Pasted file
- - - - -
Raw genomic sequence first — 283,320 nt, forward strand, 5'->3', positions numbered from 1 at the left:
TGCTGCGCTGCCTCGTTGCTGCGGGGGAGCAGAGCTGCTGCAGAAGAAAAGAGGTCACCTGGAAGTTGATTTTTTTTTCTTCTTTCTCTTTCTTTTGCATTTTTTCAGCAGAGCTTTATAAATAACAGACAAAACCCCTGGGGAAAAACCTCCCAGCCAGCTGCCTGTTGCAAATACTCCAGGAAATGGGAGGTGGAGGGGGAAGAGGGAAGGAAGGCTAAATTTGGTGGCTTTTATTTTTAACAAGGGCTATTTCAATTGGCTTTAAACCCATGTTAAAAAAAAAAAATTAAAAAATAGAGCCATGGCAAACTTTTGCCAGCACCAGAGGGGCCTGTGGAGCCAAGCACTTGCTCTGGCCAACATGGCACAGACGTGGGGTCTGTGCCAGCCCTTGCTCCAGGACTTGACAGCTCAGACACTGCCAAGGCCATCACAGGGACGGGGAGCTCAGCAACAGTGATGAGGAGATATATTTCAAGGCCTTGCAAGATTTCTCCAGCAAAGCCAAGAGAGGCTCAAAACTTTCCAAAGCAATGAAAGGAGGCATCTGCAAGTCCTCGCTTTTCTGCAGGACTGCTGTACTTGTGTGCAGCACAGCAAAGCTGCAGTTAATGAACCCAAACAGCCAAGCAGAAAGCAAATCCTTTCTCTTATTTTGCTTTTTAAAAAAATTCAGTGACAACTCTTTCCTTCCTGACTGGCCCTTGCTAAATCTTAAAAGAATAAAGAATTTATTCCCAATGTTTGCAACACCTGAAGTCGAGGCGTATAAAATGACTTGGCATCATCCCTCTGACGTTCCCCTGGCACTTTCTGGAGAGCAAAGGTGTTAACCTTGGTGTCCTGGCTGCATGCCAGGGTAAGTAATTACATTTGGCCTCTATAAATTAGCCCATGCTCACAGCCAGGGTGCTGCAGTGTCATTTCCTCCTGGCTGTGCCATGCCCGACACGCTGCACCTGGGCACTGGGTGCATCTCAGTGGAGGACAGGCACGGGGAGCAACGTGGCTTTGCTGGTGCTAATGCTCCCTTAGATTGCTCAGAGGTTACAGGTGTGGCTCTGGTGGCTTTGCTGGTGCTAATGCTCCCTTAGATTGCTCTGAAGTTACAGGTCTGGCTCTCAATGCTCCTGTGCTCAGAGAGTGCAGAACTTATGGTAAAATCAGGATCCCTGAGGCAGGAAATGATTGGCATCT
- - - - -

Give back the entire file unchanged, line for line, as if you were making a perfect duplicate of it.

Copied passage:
Raw genomic sequence first — 283,320 nt, forward strand, 5'->3', positions numbered from 1 at the left:
TGCTGCGCTGCCTCGTTGCTGCGGGGGAGCAGAGCTGCTGCAGAAGAAAAGAGGTCACCTGGAAGTTGATTTTTTTTTCTTCTTTCTCTTTCTTTTGCATTTTTTCAGCAGAGCTTTATAAATAACAGACAAAACCCCTGGGGAAAAACCTCCCAGCCAGCTGCCTGTTGCAAATACTCCAGGAAATGGGAGGTGGAGGGGGAAGAGGGAAGGAAGGCTAAATTTGGTGGCTTTTATTTTTAACAAGGGCTATTTCAATTGGCTTTAAACCCATGTTAAAAAAAAAAAATTAAAAAATAGAGCCATGGCAAACTTTTGCCAGCACCAGAGGGGCCTGTGGAGCCAAGCACTTGCTCTGGCCAACATGGCACAGACGTGGGGTCTGTGCCAGCCCTTGCTCCAGGACTTGACAGCTCAGACACTGCCAAGGCCATCACAGGGACGGGGAGCTCAGCAACAGTGATGAGGAGATATATTTCAAGGCCTTGCAAGATTTCTCCAGCAAAGCCAAGAGAGGCTCAAAACTTTCCAAAGCAATGAAAGGAGGCATCTGCAAGTCCTCGCTTTTCTGCAGGACTGCTGTACTTGTGTGCAGCACAGCAAAGCTGCAGTTAATGAACCCAAACAGCCAAGCAGAAAGCAAATCCTTTCTCTTATTTTGCTTTTTAAAAAAATTCAGTGACAACTCTTTCCTTCCTGACTGGCCCTTGCTAAATCTTAAAAGAATAAAGAATTTATTCCCAATGTTTGCAACACCTGAAGTCGAGGCGTATAAAATGACTTGGCATCATCCCTCTGACGTTCCCCTGGCACTTTCTGGAGAGCAAAGGTGTTAACCTTGGTGTCCTGGCTGCATGCCAGGGTAAGTAATTACATTTGGCCTCTATAAATTAGCCCATGCTCACAGCCAGGGTGCTGCAGTGTCATTTCCTCCTGGCTGTGCCATGCCCGACACGCTGCACCTGGGCACTGGGTGCATCTCAGTGGAGGACAGGCACGGGGAGCAACGTGGCTTTGCTGGTGCTAATGCTCCCTTAGATTGCTCAGAGGTTACAGGTGTGGCTCTGGTGGCTTTGCTGGTGCTAATGCTCCCTTAGATTGCTCTGAAGTTACAGGTCTGGCTCTCAATGCTCCTGTGCTCAGAGAGTGCAGAACTTATGGTAAAATCAGGATCCCTGAGGCAGGAAATGATTGGCATCT